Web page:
International Capital Standards Delayed
On Thursday at the ACI Conference on Insurance Regulation a panel composed of Kermit Brooks, Managing Director and Associate General Counsel, AXA Equitable; Alessandro Iuppa, SVP & Senior Policy Advisor on Global Affairs International Government Affairs, Zurich Insurance Group; Edward J. Kelley, Sr. Vice President and Deputy General Counsel, Transatlantic Reinsurance Company; and Barry Leigh Weissman, Partner, Locke Lord LLP had a lively discussion concerning among other things International Capital Standards, Group Supervision, Systemic Risk and ComFrame.
A highlight of the discussion was the disclosure of information that panel members had received during their recent participation in meetings with IAIS in Basel and the FIO in Washington, D.C., over the last few weeks.
Participants in the conference learned that the timeline for the International Capital Standards (“ICS”) is no longer going to be 2016 but will likely be iterative over the next several years. One of the stumbling blocks is not just setting the ICS but also determination of how it will be calculated. What is acceptable in the U.S. may not be acceptable in a third world country or even in Europe or Asia.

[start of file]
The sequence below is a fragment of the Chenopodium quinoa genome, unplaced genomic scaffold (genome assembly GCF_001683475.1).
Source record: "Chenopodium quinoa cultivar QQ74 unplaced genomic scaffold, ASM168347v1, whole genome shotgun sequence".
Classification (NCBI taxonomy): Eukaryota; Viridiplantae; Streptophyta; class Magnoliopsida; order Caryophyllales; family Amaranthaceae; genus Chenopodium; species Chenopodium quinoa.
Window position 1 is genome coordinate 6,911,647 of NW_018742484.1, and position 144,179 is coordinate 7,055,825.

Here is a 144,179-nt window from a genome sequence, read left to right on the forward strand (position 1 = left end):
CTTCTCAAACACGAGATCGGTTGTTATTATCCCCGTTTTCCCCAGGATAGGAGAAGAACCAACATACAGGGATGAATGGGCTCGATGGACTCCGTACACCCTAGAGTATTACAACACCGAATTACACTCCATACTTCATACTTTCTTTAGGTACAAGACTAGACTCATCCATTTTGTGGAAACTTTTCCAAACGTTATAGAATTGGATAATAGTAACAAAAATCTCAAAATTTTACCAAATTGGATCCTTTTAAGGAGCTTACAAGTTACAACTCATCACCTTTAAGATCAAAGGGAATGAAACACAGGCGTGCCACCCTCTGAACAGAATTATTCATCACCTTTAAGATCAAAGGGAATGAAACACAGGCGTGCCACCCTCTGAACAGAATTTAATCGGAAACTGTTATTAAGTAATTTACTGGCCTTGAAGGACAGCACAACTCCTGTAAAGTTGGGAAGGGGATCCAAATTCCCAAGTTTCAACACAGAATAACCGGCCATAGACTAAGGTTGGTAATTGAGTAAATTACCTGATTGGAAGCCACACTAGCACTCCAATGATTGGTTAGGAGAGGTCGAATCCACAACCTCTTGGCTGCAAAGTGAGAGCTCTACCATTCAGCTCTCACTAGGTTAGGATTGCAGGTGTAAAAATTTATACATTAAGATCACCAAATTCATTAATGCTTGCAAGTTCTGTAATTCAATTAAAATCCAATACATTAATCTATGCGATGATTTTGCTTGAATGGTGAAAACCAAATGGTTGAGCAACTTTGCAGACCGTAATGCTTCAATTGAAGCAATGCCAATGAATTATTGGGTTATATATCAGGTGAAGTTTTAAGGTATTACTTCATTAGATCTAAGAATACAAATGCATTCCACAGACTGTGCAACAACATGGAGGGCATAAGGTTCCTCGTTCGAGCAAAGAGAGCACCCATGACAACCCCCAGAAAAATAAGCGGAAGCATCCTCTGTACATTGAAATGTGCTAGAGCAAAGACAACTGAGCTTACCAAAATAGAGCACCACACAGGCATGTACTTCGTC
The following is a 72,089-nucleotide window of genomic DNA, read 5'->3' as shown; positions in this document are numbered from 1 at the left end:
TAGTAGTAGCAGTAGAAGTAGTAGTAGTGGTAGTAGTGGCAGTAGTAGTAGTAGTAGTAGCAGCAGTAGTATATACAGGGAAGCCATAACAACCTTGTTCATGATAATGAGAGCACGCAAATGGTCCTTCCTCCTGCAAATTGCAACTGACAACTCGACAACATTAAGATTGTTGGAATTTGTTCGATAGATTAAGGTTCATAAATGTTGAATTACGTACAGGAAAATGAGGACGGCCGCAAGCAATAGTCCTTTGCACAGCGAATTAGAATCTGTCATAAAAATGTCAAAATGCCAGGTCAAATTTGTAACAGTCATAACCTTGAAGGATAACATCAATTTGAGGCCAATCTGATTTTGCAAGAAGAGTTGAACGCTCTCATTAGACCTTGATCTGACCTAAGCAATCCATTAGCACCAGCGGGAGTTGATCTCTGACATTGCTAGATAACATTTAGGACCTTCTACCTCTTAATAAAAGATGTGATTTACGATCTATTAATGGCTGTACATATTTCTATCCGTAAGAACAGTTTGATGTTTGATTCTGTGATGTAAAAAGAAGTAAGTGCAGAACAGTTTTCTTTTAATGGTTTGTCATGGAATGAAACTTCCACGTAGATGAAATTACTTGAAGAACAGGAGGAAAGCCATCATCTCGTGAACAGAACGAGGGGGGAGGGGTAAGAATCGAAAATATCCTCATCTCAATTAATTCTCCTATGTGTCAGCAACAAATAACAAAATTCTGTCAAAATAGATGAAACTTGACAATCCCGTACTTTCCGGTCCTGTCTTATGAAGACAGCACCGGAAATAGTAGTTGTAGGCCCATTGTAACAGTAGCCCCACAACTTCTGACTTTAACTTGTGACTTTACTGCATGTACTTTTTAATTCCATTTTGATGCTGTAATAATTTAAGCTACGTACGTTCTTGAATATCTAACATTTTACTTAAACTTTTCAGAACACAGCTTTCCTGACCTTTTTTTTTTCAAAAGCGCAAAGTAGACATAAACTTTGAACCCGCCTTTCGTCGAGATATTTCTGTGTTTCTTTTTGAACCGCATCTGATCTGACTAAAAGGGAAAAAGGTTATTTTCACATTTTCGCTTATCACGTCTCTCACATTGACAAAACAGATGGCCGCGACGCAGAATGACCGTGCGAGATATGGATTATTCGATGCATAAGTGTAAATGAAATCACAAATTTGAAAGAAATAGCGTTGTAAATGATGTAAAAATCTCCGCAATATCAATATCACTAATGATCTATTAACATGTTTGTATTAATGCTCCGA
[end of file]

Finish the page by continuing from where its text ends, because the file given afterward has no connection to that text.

Some members of the panel had recently attended conferences in Basel and in Washington, D.C., and met with FIO Director Michael McRaith concerning not only ICS issues but also those dealing with the IAIS and related international items such as Group Supervision, Systemic Risk and ComFrame. One of the thought provoking comments made by a panel member was whether one can even consider the insurance industry to be systemically important.
Also, one of the panel members told the audience that Michael McRaith has made the statement that regardless of what happens with ICS, the use of RBC “is not in jeopardy”. In fact, it appears that the International Association of Insurance Supervisors (“IAIS”) is beginning to agree that there needs to an analysis of the use of GAAP accounting standards versus the IAIS preference for market-adjusted accounting.
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